Steven is an aging white man with “yellow fever” — he’s obsessed with marrying an Asian woman, imagining the archetype of the shy, giggling, obedient Asian wife. Sandy is the young, feisty, ambitious Chinese bride he finds online. Debbie is the Chinese-American filmmaker who becomes confidante and translator in this precarious union. As they navigate the vast cultural and language divide through a challenging year, the three come together in a thoroughly modern love story.
Susan tells the other women that she came face to face with the killer — and he let her go. It soon becomes apparent that he’s becoming obsessed with her. Following the death of a former spy who had been helpful in identifying the perpetrator, the women consider whether to continue their pursuit, but they know if they don’t find the killer, he’ll move somewhere else and more girls will die. Their investigation resumes. Cleverly planting false clues, the murderer leads Susan into a trap.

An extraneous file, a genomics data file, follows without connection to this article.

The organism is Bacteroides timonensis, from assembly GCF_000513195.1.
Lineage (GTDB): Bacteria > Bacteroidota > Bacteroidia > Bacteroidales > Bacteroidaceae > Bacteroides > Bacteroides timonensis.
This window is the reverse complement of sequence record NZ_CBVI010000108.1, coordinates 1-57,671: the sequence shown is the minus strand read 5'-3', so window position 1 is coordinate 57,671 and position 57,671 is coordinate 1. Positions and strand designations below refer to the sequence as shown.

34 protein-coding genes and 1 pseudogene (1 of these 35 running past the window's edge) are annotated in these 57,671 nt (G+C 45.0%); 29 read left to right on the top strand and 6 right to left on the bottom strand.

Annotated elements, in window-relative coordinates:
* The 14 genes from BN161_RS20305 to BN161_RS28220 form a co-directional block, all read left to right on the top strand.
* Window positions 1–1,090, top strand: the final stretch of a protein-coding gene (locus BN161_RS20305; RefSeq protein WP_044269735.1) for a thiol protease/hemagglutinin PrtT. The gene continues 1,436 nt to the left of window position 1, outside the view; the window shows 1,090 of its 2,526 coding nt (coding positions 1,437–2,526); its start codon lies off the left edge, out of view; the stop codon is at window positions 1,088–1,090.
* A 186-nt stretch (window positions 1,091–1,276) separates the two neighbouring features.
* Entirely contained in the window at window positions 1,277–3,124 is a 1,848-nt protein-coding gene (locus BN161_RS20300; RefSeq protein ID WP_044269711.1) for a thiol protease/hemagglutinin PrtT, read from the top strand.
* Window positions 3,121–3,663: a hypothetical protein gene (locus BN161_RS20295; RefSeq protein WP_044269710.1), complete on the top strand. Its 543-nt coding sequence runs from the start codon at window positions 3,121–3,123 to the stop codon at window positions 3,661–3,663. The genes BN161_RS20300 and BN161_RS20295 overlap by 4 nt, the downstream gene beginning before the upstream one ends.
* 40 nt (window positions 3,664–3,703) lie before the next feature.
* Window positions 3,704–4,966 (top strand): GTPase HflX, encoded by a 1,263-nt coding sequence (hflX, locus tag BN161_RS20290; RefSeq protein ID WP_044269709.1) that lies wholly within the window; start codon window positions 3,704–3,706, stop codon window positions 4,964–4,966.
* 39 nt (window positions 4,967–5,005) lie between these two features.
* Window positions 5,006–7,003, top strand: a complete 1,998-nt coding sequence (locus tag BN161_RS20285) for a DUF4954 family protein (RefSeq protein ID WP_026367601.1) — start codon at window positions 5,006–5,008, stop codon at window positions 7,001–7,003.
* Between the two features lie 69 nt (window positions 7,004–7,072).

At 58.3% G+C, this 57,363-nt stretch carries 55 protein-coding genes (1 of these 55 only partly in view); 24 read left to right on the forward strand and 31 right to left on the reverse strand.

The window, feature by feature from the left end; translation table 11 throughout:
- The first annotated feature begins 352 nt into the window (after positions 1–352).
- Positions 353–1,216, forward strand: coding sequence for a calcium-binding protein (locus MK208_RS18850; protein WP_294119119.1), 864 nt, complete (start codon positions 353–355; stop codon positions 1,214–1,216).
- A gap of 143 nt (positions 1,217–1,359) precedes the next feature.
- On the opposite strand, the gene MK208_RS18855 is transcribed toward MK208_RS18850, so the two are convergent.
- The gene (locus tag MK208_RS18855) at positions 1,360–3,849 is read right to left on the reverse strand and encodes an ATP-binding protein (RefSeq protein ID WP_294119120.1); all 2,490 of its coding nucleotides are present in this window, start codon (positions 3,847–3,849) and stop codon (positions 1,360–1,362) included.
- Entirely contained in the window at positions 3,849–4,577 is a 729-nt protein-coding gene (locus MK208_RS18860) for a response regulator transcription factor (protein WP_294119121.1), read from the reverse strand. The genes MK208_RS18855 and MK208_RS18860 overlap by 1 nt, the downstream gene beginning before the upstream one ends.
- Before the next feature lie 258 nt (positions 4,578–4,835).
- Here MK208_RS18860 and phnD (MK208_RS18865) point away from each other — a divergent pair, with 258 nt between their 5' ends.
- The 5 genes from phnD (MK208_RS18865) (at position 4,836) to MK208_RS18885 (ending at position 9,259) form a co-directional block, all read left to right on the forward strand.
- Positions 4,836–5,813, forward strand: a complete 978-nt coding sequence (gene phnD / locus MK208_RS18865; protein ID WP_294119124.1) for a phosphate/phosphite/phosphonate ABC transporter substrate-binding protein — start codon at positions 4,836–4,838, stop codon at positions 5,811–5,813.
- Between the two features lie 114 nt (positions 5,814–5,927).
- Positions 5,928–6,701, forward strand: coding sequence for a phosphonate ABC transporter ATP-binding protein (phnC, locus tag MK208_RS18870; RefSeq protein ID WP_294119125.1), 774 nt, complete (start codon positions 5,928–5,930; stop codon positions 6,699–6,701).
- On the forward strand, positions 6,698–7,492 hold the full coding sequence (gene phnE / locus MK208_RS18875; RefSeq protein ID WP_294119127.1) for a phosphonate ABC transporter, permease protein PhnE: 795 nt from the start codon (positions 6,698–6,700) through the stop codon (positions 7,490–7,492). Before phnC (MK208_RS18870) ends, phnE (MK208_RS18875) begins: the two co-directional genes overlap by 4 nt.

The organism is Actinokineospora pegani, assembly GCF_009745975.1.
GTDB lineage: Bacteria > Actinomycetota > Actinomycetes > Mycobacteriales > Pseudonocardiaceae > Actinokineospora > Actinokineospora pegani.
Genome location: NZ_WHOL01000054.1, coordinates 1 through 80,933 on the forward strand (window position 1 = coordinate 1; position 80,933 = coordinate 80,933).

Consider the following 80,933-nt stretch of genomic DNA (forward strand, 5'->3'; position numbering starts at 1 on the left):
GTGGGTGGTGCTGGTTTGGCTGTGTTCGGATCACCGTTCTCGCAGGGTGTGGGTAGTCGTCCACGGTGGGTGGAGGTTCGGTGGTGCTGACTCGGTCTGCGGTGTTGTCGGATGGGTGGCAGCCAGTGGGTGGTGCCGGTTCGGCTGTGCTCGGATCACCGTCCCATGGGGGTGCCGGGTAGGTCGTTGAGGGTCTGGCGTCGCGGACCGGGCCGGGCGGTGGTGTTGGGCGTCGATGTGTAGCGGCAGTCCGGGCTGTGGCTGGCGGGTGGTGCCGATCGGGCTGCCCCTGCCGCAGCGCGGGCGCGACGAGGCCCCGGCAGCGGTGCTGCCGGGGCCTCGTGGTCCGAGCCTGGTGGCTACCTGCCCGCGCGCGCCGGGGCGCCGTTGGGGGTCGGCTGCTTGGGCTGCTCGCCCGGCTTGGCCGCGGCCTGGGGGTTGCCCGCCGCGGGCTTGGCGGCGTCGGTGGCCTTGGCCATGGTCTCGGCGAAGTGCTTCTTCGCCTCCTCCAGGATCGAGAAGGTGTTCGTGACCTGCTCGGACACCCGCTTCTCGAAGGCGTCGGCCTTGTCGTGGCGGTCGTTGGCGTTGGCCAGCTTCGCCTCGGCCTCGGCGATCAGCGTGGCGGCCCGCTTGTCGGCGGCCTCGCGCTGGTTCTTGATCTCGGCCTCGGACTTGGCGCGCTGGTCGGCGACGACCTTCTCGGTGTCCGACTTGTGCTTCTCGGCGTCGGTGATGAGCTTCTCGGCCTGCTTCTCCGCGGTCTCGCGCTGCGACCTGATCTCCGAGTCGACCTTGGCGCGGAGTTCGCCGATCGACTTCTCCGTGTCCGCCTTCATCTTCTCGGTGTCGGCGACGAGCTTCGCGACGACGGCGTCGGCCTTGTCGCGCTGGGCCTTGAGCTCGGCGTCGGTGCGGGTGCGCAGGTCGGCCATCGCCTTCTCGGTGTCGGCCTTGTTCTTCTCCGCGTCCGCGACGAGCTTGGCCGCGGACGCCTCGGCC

Dr. Turner is determined that Poplar will no longer live under the threat of tuberculosis. While the nuns and nurses support his campaign to bring screening facilities to the area, Jenny’s nursing rounds lead her to a family that has suffered devastating misfortune from the disease. Now, Jenny works to reconcile the dying father man and his only remaining daughter. Having secured a visit from a TB screening van, Dr. Turner pulls off an epic day, backed by the midwives, but little can prepare them for what the results will mean for one of their own.